The importance of saddle fit
Saddle fit is extremely important. It can be a daunting task, especially if you’re not quite sure what you’re looking for. However, even a dime-sized pressure point can cause your horse to use his back muscles incorrectly. That alone can be the cause of horses with:
- back pain,
- cold-backed issues,
- collection and/or impulsion difficulties,
- chiropractic subluxations of the back.
Although it seems difficult, it’s actually fairly simple once you know what you’re looking for. You can check your own horse for saddle fit. I explain the simple way to check your saddle for fit below, but I recommend looking at Dr. Joyce Harmon’s Saddle fitting books and DVDs for the full & complete explanation of saddle fit.
BUT First! Check the ribs for subluxations. Then, check the saddle fit.
I have checked many saddles and found they didn’t fit correctly—even custom fitted ones —because the saddle fitter didn’t know rib misalignment changes the horse’s topline. When ribs are out of proper alignment, the first priority of the topline muscles is to guard the ribs from further pain. So the topline muscles “splint”, or tighten, themselves downward along the top of the ribs. This can make the horse’s back appear to have:
- underdeveloped topline muscles
- hollow area behind the shoulder blade
- flat back
In addition, the horse usually cannot use their topline muscles properly. No matter how much cavaletti, long & low, backing, or hill work you do, the topline does not significantly improve.
You can easily check your horse’s ribs for subluxations using Body Checkups. The Rib Checkup is available on the how-to videos page.
If your Rib Checkup results are “ouch”, call your certified equine chiropractor to adjust the ribs before you continue to check your saddle. It may turn out that you don’t have any saddle problems at all.
If your Rib Checkup results are “normal”, now you can check your saddle with confidence. The following are basic, simplified saddle checks you can do yourself.
Checking the saddle (the regular way)
Place your saddle on your horse without any pads and without being girthed up (or attached to breast collars or cruppers). If your saddle tends to move forward or backwards when you ride, place the saddle where it ends up.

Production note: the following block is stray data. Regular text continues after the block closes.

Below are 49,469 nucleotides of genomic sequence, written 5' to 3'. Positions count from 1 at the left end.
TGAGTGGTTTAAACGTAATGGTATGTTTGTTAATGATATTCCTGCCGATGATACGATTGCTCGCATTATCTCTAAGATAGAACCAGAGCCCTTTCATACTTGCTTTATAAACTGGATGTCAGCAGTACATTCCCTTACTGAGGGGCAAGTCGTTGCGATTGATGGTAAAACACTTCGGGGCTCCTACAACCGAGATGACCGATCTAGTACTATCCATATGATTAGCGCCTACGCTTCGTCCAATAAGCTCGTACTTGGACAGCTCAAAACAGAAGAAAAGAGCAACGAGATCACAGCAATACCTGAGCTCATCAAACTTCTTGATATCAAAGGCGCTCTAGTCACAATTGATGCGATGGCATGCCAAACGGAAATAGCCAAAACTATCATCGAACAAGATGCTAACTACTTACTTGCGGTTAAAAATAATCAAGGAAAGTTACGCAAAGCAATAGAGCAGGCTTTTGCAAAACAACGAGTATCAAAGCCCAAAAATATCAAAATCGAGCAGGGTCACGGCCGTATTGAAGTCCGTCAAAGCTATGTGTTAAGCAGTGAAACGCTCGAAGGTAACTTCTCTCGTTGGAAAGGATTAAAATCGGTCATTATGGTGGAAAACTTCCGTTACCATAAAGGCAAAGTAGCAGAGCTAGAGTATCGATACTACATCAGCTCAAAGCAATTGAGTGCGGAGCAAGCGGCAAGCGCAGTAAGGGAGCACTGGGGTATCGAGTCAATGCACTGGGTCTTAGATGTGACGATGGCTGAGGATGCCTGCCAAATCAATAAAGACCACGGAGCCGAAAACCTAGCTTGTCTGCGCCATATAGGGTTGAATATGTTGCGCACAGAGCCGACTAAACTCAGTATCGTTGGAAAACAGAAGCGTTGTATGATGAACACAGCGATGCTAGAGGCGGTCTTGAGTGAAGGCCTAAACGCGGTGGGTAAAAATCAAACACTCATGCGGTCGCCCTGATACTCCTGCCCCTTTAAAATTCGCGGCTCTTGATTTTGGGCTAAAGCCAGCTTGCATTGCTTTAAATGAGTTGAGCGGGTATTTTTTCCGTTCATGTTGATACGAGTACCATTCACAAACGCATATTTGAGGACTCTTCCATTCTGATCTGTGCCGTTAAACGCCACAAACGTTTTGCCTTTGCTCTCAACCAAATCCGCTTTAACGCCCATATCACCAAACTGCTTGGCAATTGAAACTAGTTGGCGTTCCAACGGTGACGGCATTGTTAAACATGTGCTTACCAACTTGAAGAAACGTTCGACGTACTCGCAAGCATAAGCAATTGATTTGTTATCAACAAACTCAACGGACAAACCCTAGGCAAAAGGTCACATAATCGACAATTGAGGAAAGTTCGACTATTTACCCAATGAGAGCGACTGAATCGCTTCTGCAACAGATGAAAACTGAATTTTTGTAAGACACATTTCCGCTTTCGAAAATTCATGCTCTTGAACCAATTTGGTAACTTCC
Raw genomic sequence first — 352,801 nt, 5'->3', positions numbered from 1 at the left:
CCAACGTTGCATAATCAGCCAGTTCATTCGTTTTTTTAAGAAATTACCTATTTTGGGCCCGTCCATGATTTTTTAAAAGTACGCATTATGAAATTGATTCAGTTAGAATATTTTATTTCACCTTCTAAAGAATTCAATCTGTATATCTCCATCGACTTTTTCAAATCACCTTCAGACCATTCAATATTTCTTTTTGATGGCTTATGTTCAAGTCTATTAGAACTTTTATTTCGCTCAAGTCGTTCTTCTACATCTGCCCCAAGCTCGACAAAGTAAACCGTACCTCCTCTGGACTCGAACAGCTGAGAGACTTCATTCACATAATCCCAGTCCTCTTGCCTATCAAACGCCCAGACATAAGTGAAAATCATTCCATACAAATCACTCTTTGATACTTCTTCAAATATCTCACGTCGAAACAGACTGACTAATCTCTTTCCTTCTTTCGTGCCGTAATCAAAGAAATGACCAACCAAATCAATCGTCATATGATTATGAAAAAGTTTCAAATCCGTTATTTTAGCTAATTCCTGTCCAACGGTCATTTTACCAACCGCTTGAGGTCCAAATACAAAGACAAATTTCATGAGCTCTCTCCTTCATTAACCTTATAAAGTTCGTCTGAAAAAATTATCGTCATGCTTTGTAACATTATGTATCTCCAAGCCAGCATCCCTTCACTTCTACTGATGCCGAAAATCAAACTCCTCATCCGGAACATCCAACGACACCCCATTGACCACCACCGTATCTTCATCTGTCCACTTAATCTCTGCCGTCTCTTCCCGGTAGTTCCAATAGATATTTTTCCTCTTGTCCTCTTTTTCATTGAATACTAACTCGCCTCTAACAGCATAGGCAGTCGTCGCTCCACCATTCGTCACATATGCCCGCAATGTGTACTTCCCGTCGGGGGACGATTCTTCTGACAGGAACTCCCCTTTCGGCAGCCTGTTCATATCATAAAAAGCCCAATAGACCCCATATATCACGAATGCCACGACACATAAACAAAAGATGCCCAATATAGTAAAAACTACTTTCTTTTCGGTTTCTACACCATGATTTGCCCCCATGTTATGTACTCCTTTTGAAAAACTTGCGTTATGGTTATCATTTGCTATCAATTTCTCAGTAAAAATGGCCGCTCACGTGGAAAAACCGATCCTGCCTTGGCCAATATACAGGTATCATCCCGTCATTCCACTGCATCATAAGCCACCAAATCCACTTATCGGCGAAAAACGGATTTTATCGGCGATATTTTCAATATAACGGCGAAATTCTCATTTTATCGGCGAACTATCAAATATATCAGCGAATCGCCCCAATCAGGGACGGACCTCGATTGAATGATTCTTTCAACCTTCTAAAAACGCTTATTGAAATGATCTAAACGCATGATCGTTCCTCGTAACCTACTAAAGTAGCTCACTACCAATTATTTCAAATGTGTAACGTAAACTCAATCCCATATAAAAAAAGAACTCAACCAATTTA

1) Wither Clearance
Be sure there are at least 3 inches of space from the top of the withers to the underneath of the saddle’s pommel. You can also check this clearance space when you are seated on your horse. The three inches of space should still be there when you seated.
2) Pressure points
The panels of the saddle are the underneath part that touches the horse’s back. They distribute the weight of the saddle and rider across the horse’s back. The panels should have equal pressure at every point along the back —even without the pad, girth, and rider.
To check this, simply slide your hand under your saddle from pommel to cantle (front to back) and feel the weight of the saddle on your hand. It should be equal. You will need to hold the saddle still with your other hand. There should be no changes in pressure such as sudden gaps with no pressure or areas where you can’t get your hand under the panel without serious effort.
3) Gullet space
The gullet is the center channel that runs from pommel to cantle on the underside of the saddle. The gullet of the saddle must have enough space for the horse’s spine and back muscles to move within it. Horse’s bodies vary in the amount of gullet space that they need.
Watch your horse’s back muscles lift as he drops his head to the ground. Look at the area at the end of the withers (towards the midback) and see how wide those muscles get. That is how wide your saddle gullet needs to be. This is usually at least six inches.
In addition, that gullet width should be the same width (or very close) from pommel to cantle. Many saddles tend to narrow the gullet towards the cantle, but because the horse’s back muscles aren’t narrowing, this is a problem.
If your saddle has pressure points, or a gullet too narrow, or a wither clearance too small, it doesn’t fit. Many people try to correct saddle problems with pads. And sometimes that’s all you can do until you get a second job. :)
But, having a poor saddle fit is like having poor fitting shoes on. Putting on more socks —even thick, comfortable socks made by NASA—is not going to help. While a saddle pad change may appear to help initially, it simply shifts the pressure points, making things worse in the long run.
Checking the saddle (the Body Checkup method)
Poor fitting saddles can also cause:
- rib misalignments,
- wither misalignments,
- thoracic misalignments,
- lumbar misalignments
So, another way to check your saddle fit is to do Body Checkups. If all four of the above Body Checkups are “normal”, you can be positive that your saddle fits. There is simply no way that a poor fitting saddle will not cause chiropractic issues.
Again, the Body Checkup videos are on the how-to videos page.
Take your time fitting your saddle to both you and your horse. Although sometimes it seems like it will never end, a good fitting saddle to you and your horse makes an amazing difference.